Wu HuiQing (吴会清)
1869 - 1958
Wu HuiQing, also named MuTing (穆亭), was a Hui minority member and 5th generation inheritor of Baji Quan. At the age of 13, Wu HuiQing acknowledged his remote uncle Wu Kai (吴恺) as his master and simultaneously trained Baji Quan, PiGua Quan (劈挂拳), JiuGong ChunYang sword (九宫纯阳剑), etc. Wu HuiQing was given by nature an impressive physical force and a colossus stature : he was more than 1,85 meter tall, weighted more than 100 kilograms and had incredible large hands and feet. Moreover, he had a strong a loud voice and was feared by most of his fellow people for his explosive and severe temperament. His grandson Wu LianZhi still remembers now that nobody in the Wu family would dare to smoke or drink alcohol in the family house in front of Wu HuiQing.
Wu HuiQing exceeded other people in bravery, wisdom and intelligence, and he was an assiduous student, and he thus rapidly reached an extraordinary level of mastery in martial arts. Everyday, except when he was practicing ZhanZhuang (占庄, i.e. postural exercise) or DaZhuang (打庄, hitting the pile), he would carry in each hand an earthen jar weighting more than 30 kg when entering or leaving the house. After some years of this regular training his arms were as strong as iron. Wu HuiQing was also well known for his practice of “Iron palm” (铁巴掌, i.e. Tie ba zhang) that he acquired by hitting iron sand bags and other hard things. In the past, in MengCun village there was an old temple with a huge bell inside that people were usually ringing using a wooden pile. However, Wu HuiQing would every evening hit the bell with his palm, and the bell would make a droning sound that could be heard from 5 miles away. As a consequence, the fellow villagers awarded him the nickname of “Iron palm Wu HuiQing” (铁巴掌吴会清, i.e. Tie ba zhang Wu HuiQing).
One year, the people of MengCun were rebuilding a pavilion devoted to the celebration of KuiXing (魁星, a deity of the Chinese mythology, the god of examinations and servant of the god of literature). The pavilion was made of two floors and contained a moulded statue of KuiXing weighing 140 kg, and everybody was worried about how they could move the statue to the upper floor. When WuHuiQing heard about this, he raised the statue clamped under one of his arm, climbed to the second floor and safely put the statue on its platform, so that everybody shouted “Shenli !” (神力, i.e. “supernatural power”).
Wu HuiQing’s skills were fascinating, but were never built on fallacies : every day, Wu HuiQing would go out at midnight to practice his skill. Wu HuiQing was aware that the force had to come from the whole body, and he once decided that his neck needed to be reinforced. So one day, he tied a rope to the mill of the family farm and managed to hang himself to the roof beam. However, he unexpectedly could not manage to move his arms, so he hurriedly used his feet to kick at the wall. His disciples and daughter in law who were in the principal rooms of the farm heard the noise, rushed to the rescue and brought him down. When asked if he was suffering from some sentimental problems, Wu HuiQing mumbled shamefully that his initial intention was to practice his conditioning.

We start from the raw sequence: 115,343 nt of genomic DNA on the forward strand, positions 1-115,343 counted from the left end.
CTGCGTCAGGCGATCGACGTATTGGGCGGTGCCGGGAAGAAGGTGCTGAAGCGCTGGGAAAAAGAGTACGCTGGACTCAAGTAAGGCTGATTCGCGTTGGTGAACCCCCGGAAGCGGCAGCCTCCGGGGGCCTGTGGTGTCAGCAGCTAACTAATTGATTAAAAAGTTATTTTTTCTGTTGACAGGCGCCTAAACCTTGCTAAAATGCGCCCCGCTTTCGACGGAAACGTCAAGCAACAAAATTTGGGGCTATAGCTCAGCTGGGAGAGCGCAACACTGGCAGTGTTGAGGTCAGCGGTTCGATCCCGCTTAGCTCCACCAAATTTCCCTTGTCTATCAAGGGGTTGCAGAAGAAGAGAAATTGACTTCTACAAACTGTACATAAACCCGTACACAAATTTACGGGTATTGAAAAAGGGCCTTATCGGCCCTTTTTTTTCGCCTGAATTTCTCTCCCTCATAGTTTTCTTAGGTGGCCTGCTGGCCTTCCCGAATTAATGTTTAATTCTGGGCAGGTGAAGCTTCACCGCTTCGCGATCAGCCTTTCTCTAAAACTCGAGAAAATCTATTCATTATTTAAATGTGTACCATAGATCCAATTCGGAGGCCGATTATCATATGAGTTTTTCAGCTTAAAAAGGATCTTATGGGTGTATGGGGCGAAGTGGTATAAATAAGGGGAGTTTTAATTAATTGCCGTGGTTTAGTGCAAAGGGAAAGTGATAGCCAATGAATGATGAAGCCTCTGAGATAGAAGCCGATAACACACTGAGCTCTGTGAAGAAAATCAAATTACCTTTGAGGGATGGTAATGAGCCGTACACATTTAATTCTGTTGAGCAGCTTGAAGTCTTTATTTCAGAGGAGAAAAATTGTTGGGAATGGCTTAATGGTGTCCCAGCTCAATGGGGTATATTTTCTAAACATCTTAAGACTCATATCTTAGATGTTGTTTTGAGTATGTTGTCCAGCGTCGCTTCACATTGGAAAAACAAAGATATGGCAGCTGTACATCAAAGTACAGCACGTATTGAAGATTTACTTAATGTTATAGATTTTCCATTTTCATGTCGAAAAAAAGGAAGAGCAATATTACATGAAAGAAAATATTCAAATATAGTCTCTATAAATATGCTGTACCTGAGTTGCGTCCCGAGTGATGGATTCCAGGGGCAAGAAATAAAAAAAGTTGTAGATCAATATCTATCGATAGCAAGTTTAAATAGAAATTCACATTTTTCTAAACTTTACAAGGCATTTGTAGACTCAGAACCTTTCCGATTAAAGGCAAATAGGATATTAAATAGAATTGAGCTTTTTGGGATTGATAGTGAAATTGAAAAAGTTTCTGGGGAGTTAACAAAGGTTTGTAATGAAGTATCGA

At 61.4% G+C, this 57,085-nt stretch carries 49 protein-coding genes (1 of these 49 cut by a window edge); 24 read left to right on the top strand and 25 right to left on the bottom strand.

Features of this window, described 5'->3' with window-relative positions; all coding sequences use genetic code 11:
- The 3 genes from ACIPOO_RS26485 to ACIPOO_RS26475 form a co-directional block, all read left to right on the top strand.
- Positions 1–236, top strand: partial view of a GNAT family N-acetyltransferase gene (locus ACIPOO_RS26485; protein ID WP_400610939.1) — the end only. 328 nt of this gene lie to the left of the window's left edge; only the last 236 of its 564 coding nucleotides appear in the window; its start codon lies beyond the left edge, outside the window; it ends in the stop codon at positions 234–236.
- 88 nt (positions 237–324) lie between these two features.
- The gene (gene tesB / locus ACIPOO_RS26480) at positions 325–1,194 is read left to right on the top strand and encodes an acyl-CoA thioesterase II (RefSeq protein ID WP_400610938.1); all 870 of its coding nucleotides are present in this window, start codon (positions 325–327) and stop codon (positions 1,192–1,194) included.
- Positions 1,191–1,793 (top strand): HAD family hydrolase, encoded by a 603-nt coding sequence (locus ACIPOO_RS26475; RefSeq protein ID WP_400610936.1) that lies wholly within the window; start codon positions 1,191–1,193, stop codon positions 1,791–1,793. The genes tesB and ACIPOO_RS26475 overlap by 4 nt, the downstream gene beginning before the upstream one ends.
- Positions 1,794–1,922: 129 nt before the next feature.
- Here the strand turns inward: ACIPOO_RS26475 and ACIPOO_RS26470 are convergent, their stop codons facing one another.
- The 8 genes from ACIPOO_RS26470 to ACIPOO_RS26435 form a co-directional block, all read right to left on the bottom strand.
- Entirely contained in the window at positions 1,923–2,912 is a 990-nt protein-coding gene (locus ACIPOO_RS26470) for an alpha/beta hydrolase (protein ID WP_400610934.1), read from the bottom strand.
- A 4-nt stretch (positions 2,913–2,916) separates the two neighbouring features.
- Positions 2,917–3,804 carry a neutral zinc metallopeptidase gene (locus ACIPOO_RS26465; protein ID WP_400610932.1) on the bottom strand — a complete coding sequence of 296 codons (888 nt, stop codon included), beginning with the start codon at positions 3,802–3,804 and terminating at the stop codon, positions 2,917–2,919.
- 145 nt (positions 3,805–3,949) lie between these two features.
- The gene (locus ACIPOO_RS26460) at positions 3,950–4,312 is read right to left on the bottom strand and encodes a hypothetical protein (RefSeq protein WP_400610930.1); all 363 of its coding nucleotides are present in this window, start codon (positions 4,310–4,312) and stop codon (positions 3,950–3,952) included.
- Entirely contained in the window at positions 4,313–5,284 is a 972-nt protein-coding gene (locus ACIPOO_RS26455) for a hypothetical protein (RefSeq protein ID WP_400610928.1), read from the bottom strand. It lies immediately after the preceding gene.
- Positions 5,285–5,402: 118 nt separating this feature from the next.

Wu HuiQing during all his life hated evil like an enemy and had a deep sense of justice. At that time, the Qing dynasty government had an office for inspection and control in MengCun. When people were calling out the government office, the officials would make inspections in the MengCun area, collect taxes and sentence people to penal and civil penalties, because at that time some poor people from Hui and Han nationality were selling illegally untaxed salt for their subsistence. Historically, the business of salt in ancient China was strictly reserved to government officials, and no person could sell salt for private income. Although the employees from government office were engaged in a business without competition, they were regularly swindling the villagers and practicing usury, leaving the country people choke with silent fury. When Wu HuiQing heard about this, he one night stealthily sneaked in the office and took away the clothes and other articles of daily use belonging to the chief of the government office. However the chief officer did not restrain himself, on the contrary he intensified his evil acts, offending deliberately Wu HuiQing and the fellow villagers, so that one day, under the command of Wu HuiQing, his disciples and some local people grouped together and destroyed the government office, frightening the government employees and forcing them to flee helter-skelter. After this event, the MengCun government office was declared officially closed during nearly one century. After destroying the government office, Wu HuiQing feared to be arrested and thus, he fled alone out of MengCun. After roving some time beyond the region of ShanHaiGuan (山海关), i.e. beyond the north of Hebei region, he finally arrived in the YingKou (营口) city in LiaoNing province.
Living in YingKou
One day, Wu HuiQing was working as a fruiterer on the streets of YingKou, and he suddenly saw a chariot with bolted horse and mule that was running madly on the street. An old woman who was wearing a little child in her arms got frightened and dropped the child on the street. Wu HuiQing saw that the chariot what driving right in the direction of the child, so he leaped forward with a staff in his hand, stuck the staff in the chariot wheel and threw the chariot aside, saving the child. The father of this child was the director of a mining company, so he offered Wu HuiQing silver taels as a reward for saving his child, and he also arranged for him a suitable place to live in YingKou city.